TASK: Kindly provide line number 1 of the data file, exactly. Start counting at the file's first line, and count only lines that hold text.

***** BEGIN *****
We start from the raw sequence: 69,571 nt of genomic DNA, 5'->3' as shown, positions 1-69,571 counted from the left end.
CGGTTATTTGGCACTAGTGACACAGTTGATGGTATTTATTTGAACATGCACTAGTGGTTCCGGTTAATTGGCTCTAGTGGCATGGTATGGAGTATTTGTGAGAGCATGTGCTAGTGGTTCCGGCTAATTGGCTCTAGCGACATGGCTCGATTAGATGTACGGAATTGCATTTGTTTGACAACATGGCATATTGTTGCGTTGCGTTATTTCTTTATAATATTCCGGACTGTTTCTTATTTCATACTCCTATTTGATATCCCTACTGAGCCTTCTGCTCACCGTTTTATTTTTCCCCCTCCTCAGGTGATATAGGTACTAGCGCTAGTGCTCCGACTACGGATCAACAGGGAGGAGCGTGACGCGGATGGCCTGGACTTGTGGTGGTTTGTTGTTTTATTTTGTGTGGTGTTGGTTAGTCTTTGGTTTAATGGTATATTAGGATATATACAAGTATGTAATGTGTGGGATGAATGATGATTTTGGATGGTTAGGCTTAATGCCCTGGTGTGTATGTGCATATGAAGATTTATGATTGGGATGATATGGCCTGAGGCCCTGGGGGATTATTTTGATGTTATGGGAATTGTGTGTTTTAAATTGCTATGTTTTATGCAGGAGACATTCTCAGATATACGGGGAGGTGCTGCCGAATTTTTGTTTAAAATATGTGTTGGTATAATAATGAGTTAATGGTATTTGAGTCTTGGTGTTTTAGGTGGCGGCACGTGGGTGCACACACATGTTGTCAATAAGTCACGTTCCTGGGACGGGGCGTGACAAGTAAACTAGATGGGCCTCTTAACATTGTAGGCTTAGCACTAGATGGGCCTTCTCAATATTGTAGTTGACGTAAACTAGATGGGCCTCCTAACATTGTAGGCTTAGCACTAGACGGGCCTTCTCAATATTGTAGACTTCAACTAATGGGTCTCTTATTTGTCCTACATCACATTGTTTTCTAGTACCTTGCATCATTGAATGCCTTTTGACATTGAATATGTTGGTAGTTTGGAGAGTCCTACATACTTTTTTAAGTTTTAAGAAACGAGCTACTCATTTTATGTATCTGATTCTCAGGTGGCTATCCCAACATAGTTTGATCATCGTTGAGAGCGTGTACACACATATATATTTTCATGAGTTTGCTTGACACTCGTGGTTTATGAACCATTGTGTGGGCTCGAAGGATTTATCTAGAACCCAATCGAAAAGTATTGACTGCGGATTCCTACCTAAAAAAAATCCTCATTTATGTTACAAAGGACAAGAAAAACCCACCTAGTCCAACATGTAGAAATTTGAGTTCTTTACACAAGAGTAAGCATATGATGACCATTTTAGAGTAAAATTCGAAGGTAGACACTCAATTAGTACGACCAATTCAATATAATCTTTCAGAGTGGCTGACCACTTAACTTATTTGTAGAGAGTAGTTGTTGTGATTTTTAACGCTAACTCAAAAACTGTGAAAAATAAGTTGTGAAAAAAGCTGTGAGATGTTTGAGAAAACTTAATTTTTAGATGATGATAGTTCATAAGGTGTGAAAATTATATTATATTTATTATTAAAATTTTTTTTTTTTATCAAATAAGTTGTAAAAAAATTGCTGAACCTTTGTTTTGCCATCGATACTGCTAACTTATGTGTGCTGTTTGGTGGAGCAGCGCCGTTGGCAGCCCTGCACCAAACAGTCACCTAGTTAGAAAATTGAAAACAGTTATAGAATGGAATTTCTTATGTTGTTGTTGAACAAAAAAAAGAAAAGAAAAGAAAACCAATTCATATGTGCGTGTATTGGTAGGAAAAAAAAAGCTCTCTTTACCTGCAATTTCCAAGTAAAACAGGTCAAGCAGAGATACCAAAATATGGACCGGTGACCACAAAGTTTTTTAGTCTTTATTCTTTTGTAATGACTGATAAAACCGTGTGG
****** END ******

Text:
We start from the raw sequence: 69,571 nt of genomic DNA, 5'->3' as shown, positions 1-69,571 counted from the left end.